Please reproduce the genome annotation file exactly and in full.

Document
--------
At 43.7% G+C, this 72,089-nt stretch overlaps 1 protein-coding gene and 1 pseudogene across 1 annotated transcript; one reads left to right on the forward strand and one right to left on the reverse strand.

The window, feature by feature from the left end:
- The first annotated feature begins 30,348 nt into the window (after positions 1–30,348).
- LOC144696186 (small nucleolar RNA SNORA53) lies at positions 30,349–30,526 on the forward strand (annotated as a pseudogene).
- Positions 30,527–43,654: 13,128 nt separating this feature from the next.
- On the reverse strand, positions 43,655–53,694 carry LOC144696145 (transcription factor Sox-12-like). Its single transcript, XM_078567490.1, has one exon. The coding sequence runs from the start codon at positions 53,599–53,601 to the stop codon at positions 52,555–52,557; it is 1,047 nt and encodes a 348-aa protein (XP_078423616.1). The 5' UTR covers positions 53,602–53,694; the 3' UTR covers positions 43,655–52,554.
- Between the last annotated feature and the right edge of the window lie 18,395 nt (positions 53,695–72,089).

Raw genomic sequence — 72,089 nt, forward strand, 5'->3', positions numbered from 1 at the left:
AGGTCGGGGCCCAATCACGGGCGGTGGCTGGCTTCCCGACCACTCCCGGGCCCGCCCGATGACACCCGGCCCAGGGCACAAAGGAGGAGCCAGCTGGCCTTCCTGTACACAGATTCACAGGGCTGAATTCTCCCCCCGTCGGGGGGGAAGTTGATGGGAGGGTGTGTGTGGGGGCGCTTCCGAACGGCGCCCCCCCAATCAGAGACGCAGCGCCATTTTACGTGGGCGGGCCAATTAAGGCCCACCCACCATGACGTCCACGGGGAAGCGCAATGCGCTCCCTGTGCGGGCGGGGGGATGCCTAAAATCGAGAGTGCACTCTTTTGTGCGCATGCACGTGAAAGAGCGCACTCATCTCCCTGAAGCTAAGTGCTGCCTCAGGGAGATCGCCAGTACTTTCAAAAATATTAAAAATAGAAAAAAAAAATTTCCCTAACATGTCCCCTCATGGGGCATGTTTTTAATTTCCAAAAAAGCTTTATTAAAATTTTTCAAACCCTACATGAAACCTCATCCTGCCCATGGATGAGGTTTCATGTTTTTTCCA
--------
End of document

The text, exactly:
At 43.7% G+C, this 72,089-nt stretch overlaps 1 protein-coding gene and 1 pseudogene across 1 annotated transcript; one reads left to right on the forward strand and one right to left on the reverse strand.

The window, feature by feature from the left end:
- The first annotated feature begins 30,348 nt into the window (after positions 1–30,348).
- LOC144696186 (small nucleolar RNA SNORA53) lies at positions 30,349–30,526 on the forward strand (annotated as a pseudogene).
- Positions 30,527–43,654: 13,128 nt separating this feature from the next.
- On the reverse strand, positions 43,655–53,694 carry LOC144696145 (transcription factor Sox-12-like). Its single transcript, XM_078567490.1, has one exon. The coding sequence runs from the start codon at positions 53,599–53,601 to the stop codon at positions 52,555–52,557; it is 1,047 nt and encodes a 348-aa protein (XP_078423616.1). The 5' UTR covers positions 53,602–53,694; the 3' UTR covers positions 43,655–52,554.
- Between the last annotated feature and the right edge of the window lie 18,395 nt (positions 53,695–72,089).

Raw genomic sequence — 72,089 nt, forward strand, 5'->3', positions numbered from 1 at the left:
AGGTCGGGGCCCAATCACGGGCGGTGGCTGGCTTCCCGACCACTCCCGGGCCCGCCCGATGACACCCGGCCCAGGGCACAAAGGAGGAGCCAGCTGGCCTTCCTGTACACAGATTCACAGGGCTGAATTCTCCCCCCGTCGGGGGGGAAGTTGATGGGAGGGTGTGTGTGGGGGCGCTTCCGAACGGCGCCCCCCCAATCAGAGACGCAGCGCCATTTTACGTGGGCGGGCCAATTAAGGCCCACCCACCATGACGTCCACGGGGAAGCGCAATGCGCTCCCTGTGCGGGCGGGGGGATGCCTAAAATCGAGAGTGCACTCTTTTGTGCGCATGCACGTGAAAGAGCGCACTCATCTCCCTGAAGCTAAGTGCTGCCTCAGGGAGATCGCCAGTACTTTCAAAAATATTAAAAATAGAAAAAAAAAATTTCCCTAACATGTCCCCTCATGGGGCATGTTTTTAATTTCCAAAAAAGCTTTATTAAAATTTTTCAAACCCTACATGAAACCTCATCCTGCCCATGGATGAGGTTTCATGTTTTTTCCA